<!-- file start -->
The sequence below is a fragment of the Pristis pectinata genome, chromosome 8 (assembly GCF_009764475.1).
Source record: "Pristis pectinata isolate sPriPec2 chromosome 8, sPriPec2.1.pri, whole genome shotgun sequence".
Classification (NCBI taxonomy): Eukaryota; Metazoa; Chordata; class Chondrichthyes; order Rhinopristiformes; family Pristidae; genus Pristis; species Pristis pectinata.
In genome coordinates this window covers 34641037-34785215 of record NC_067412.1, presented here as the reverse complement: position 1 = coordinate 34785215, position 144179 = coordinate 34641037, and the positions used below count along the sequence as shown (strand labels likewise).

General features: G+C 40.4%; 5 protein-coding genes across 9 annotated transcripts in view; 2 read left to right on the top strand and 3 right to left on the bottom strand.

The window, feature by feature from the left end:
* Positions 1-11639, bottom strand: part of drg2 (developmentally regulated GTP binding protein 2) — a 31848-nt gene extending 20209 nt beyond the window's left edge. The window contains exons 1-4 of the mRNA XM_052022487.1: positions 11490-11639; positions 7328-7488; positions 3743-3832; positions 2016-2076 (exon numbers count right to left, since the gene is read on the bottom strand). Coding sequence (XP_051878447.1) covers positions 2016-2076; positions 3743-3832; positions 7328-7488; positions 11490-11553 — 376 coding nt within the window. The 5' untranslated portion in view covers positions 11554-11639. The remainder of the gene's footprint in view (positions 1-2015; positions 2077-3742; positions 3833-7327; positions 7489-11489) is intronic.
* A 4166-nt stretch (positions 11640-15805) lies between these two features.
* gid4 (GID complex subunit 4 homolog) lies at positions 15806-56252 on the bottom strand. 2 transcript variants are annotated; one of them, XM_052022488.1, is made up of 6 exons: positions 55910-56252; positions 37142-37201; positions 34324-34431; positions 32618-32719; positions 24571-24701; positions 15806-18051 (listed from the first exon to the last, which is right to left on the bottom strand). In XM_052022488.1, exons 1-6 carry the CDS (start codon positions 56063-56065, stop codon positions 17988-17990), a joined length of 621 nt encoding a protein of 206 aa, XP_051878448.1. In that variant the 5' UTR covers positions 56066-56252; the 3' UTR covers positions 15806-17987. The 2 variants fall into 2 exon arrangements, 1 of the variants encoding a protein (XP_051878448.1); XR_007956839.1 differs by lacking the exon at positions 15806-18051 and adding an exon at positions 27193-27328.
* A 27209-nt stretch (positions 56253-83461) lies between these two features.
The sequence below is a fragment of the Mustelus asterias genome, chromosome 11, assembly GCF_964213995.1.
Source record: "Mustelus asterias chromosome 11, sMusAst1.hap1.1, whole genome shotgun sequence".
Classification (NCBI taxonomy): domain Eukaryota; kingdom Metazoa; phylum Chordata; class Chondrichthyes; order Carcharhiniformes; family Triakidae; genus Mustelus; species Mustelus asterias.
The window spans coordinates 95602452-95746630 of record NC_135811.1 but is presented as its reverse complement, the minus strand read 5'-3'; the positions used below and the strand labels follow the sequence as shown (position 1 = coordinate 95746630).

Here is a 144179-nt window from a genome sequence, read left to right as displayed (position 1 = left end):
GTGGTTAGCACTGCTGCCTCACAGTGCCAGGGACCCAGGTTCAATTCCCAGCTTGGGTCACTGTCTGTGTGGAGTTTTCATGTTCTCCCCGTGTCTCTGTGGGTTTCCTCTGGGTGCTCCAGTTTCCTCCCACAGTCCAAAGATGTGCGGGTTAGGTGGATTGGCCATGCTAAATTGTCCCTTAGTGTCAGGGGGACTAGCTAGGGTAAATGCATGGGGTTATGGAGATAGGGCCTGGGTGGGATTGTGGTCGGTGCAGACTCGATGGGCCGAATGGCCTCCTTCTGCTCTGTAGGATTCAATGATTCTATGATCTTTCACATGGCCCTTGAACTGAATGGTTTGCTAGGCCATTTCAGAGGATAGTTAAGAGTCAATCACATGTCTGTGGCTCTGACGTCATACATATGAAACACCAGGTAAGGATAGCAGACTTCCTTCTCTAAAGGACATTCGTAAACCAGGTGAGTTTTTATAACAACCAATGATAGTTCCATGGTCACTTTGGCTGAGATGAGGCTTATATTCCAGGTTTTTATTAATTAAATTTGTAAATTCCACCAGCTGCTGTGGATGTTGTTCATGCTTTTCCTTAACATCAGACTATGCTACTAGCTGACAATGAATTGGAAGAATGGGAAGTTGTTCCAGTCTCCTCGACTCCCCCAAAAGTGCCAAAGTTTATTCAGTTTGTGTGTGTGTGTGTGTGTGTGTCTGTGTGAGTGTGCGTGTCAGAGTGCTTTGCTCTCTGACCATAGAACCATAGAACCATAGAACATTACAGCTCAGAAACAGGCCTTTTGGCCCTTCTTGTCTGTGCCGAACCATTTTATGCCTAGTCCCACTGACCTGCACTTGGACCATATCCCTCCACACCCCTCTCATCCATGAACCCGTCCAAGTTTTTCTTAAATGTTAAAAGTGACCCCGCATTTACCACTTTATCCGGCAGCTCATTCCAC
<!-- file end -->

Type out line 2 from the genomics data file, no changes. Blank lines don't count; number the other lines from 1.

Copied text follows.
Source record: "Pristis pectinata isolate sPriPec2 chromosome 8, sPriPec2.1.pri, whole genome shotgun sequence".